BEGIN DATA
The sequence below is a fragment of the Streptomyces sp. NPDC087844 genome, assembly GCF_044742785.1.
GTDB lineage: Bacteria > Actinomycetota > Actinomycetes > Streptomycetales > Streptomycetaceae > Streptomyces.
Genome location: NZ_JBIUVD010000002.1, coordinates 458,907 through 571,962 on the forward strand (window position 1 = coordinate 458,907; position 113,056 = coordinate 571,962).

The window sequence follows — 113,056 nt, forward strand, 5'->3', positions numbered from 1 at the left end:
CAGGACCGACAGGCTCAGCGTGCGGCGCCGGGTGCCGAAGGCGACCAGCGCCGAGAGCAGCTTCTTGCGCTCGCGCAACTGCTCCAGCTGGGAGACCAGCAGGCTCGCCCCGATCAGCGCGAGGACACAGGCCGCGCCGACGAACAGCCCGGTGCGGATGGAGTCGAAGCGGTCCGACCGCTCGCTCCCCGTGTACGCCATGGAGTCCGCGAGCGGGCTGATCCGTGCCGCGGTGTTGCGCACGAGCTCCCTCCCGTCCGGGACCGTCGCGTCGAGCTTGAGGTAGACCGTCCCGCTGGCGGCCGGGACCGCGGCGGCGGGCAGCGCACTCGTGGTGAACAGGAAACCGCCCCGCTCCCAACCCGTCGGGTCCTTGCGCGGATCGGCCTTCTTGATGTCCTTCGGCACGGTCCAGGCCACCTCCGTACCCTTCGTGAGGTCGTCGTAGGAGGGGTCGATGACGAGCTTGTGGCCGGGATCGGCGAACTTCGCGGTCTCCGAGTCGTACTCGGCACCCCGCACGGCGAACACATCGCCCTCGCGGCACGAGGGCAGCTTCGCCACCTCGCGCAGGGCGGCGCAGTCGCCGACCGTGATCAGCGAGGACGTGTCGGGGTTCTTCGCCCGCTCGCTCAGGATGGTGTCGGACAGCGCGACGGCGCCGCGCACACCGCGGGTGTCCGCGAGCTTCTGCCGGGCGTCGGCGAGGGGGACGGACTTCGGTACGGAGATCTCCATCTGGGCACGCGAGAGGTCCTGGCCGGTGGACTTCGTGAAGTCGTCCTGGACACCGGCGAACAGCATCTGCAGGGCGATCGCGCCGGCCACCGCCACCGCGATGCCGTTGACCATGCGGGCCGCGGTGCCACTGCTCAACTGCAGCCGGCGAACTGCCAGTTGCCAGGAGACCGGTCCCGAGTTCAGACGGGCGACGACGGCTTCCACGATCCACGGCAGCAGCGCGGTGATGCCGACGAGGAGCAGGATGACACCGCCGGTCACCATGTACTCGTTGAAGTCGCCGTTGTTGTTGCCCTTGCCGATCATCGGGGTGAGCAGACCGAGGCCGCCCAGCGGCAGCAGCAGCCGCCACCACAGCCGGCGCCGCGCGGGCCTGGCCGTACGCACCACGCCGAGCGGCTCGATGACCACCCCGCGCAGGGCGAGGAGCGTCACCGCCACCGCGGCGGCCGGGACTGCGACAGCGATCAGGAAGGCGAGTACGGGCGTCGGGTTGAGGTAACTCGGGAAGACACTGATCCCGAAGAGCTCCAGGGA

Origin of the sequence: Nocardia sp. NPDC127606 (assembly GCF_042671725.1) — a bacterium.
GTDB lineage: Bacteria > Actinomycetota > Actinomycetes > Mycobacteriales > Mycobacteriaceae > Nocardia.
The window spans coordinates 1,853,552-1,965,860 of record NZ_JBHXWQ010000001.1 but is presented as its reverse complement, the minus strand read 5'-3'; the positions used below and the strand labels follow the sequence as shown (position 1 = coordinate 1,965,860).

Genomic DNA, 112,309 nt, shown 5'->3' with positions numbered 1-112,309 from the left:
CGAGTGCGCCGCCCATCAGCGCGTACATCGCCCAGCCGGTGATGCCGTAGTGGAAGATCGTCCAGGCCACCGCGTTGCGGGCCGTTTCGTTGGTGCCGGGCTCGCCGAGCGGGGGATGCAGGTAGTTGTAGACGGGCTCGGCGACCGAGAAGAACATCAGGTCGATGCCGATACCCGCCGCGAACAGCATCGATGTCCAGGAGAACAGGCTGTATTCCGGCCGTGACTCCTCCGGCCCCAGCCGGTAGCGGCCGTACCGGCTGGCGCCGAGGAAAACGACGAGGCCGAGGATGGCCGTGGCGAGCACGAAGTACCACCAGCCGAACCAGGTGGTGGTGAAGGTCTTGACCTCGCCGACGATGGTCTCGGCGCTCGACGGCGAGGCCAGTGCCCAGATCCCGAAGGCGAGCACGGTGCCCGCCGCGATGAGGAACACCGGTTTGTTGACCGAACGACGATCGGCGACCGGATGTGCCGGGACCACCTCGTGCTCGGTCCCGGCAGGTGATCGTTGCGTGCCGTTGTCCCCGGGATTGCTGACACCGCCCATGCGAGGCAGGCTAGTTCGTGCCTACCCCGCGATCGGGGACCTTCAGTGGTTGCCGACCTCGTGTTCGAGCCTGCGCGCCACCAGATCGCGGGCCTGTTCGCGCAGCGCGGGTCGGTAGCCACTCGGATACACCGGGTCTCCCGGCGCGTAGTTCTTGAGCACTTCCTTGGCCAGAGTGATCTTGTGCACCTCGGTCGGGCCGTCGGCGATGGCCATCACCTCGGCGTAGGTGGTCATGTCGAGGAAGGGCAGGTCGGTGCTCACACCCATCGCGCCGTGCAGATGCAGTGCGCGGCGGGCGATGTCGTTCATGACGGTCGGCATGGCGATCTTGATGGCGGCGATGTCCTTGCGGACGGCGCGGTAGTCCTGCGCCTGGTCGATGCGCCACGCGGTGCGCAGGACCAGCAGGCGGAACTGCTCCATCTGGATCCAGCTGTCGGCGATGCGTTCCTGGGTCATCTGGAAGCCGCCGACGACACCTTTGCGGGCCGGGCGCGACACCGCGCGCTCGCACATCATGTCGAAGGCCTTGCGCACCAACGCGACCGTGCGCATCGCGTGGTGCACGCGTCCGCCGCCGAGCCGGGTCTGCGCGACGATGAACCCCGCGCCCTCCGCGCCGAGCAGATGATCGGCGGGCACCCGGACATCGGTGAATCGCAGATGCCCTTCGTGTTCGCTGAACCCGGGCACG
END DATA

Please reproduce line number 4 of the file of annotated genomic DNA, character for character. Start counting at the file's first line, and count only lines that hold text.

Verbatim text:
The window sequence follows — 113,056 nt, forward strand, 5'->3', positions numbered from 1 at the left end: